Walking in Grace is to walk on undressed of self-righteousness and to live clothed by Christ. Entering through the Narrow Gate is a miracle. No one can find it by him/herself or on his/her own merit.


In fact, entering through the Narrow Gate is an impossible task for humans; it’s easier for a camel to go through the eye of a needle. That is, it’s impossible.


However, Jesus said, “What is impossible with men is possible with God”. So, it’s something only impossible for humans. Only God can “make this way wide enough for me to pass”.


Peter had an inner conflict when he saw Jesus look at the “rich young ruler”, love him, and then be unimpressed by his record of kindnesses — on the contrary, He said that if it were a matter of “bargaining with God”, then the young man should go back, sell everything, and then come and follow Him. And the man went away sad because he had great wealth.


Peter’s question was, “Who then can be saved?” The answer is simple: Nobody.


Salvation is in a total lack of faith in self-righteousness and in a total faith in the justifying righteousness/justice that comes from the fact that God is love and is the justifier of people.


What did Jesus intend to do? Lead the man astray?


Of course not. On the contrary, the Narrow Road must be seen by me as a total impossibility. Only when it is impossible with men we realize that “with God all things are possible”.


Therefore, the walkers on the Narrow Road don’t have special diets, garments, particular ways of behaving, or anything else. They’re only human beings compelled by God’s love, and who gave up appearing before God and men wearing fancy allegoric outfits of self-righteousness in a “Mardi Gras” of parades that don’t survive a storm.


The Narrow Road is the way of faith, pure and simple; fully confident in the fact that I am a divine solution in my total impossibility of becoming a solution for God.


Only when I give up being a human solution for God do I become, in God, by my powerlessness, a part of the divine solution—as this only takes place in a conscience that knows its own incapacity. Then it’s there that Grace settles down as the miracle that enables “this camel here” to pass through the eye of the needle … not even knowing how … and not able to deny the miracle that happened.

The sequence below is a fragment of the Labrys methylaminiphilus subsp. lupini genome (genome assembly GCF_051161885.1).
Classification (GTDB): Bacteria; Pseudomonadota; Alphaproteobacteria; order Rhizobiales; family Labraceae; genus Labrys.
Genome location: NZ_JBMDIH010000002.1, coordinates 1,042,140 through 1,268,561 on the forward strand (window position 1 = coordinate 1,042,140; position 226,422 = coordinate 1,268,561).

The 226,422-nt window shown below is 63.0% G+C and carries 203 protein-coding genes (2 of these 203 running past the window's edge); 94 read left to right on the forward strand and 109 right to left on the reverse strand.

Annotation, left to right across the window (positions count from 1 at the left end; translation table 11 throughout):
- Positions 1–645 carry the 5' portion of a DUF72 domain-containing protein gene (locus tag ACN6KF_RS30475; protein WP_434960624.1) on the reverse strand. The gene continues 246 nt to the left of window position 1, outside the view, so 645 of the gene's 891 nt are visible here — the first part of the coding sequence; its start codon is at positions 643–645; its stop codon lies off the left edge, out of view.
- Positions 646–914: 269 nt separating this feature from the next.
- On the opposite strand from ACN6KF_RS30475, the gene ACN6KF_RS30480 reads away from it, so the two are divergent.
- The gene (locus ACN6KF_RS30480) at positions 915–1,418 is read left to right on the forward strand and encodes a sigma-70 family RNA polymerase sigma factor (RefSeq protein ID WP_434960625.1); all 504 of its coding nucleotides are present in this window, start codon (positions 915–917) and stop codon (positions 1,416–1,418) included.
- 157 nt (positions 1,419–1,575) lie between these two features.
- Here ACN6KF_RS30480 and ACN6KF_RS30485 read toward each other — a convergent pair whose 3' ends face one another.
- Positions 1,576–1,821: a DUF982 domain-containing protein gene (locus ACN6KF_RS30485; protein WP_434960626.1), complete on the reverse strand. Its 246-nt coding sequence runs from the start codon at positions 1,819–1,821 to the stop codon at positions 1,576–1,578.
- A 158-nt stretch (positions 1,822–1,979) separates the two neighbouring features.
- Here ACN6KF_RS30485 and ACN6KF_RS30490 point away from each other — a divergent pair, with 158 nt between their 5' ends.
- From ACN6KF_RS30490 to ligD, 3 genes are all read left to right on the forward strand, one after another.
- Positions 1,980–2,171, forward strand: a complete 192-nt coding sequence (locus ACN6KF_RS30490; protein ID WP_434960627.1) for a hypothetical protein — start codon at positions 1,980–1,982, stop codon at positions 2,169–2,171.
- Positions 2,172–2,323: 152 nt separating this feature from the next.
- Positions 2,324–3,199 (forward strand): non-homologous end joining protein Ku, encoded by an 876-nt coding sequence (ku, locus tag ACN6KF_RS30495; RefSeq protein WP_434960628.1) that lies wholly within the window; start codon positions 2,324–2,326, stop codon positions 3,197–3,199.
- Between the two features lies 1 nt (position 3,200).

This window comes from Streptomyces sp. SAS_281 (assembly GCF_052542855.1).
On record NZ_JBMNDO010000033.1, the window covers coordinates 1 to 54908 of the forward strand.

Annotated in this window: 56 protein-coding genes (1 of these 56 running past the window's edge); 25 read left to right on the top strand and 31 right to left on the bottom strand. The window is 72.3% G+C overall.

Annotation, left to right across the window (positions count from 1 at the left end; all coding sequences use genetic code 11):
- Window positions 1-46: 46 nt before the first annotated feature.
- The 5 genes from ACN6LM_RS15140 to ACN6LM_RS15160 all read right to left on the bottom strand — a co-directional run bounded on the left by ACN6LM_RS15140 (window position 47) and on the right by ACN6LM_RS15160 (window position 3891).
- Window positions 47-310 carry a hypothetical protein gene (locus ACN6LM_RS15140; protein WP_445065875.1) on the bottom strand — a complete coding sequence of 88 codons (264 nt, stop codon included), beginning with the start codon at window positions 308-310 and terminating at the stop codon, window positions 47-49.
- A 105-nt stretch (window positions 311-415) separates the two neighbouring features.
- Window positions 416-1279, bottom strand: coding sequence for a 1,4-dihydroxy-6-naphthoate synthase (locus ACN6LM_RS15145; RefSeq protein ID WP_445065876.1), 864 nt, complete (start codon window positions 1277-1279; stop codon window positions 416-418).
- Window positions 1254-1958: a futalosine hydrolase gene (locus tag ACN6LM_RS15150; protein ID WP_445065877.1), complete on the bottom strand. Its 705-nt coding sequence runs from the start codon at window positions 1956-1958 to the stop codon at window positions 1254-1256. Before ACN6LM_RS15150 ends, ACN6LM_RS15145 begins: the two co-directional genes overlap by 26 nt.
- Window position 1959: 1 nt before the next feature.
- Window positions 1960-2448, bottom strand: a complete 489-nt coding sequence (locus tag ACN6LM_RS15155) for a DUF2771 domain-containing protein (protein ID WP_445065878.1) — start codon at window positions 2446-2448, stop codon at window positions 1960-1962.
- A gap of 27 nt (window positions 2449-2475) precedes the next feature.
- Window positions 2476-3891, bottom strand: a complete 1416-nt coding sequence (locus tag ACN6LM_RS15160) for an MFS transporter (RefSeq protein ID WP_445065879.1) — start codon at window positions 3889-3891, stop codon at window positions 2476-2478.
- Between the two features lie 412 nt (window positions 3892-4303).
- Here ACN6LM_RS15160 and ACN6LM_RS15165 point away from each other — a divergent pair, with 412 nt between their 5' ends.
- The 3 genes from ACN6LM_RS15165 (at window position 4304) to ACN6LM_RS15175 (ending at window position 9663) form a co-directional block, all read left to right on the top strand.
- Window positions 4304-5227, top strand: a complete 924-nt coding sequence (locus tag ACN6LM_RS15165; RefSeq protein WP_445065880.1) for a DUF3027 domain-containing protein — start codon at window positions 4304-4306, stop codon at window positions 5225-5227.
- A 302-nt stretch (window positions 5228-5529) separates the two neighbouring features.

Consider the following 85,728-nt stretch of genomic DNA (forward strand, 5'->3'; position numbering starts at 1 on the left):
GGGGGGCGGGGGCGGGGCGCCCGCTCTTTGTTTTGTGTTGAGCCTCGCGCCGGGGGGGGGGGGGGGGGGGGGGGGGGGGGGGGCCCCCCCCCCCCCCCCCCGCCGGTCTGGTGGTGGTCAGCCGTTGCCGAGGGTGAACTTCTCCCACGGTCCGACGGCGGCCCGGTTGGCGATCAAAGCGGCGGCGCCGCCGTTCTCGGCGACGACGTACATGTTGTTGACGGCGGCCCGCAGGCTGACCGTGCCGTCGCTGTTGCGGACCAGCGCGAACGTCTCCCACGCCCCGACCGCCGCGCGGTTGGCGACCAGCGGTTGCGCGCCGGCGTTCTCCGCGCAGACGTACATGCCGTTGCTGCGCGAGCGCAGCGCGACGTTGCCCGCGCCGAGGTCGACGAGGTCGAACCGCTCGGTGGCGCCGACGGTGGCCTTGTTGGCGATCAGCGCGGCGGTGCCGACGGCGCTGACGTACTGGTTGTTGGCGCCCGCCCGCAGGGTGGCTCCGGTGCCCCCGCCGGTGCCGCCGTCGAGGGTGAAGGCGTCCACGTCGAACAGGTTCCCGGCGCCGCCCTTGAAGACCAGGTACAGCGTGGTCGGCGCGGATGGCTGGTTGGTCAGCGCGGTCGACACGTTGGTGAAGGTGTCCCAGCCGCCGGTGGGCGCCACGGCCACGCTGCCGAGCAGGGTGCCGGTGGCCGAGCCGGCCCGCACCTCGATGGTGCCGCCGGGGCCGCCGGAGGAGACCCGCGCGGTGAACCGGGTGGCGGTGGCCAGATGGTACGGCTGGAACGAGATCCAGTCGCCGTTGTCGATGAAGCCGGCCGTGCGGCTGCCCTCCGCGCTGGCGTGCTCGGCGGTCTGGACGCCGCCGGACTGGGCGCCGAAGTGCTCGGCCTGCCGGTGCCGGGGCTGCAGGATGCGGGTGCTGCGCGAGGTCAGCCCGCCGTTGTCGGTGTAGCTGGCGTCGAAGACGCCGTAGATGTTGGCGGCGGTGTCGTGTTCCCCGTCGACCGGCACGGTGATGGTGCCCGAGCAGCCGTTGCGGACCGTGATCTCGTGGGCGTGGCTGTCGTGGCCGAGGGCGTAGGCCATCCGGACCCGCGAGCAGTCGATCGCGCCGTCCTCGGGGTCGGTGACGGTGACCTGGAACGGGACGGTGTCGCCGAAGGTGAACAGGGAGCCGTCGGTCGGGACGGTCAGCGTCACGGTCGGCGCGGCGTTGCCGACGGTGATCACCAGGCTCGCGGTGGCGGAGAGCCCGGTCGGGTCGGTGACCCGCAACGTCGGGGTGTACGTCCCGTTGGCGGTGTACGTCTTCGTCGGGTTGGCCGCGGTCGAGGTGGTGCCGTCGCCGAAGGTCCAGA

The rest is human invention. It’s a doctrine of Pharisees about the Narrow Gate, which is one of the most perverted passages in the New Testament. Instead of being the Way of Jesus, it was turned into a narrow stage for pageants of Pharisees, dressed up as Pharisees, and trying to convince the world that salvation is some fashion of garments, morals, customs, cultures, and, above all, self-righteousness.


From Jesus’ point of view, that which we call “the Narrow Road” is what He calls “the Broad Way”.


About “the Kingdom is taken by force”, that’s just what it means, because the greatest effort a person who desires salvation can make is to give up his/her own personal efforts and believe in the Grace of God.


Do you know any other task that could be harder?


Oddly enough, to let go of all the weight is the hardest thing for me to do. This is my greatest effort: To make every effort not to make any effort; to trust is most difficult.


On this site you can find much more on this subject. If you search, you’ll find it.



In Him, in whom my salvation was impossible to me, so it became a miracle in Him,





From the original: “O QUE É O CAMINHO ESTREITO?”

Translated by F. R. Castelo Branco | February 2007

Scripture quotations are taken from the Holy Bible, New International Version.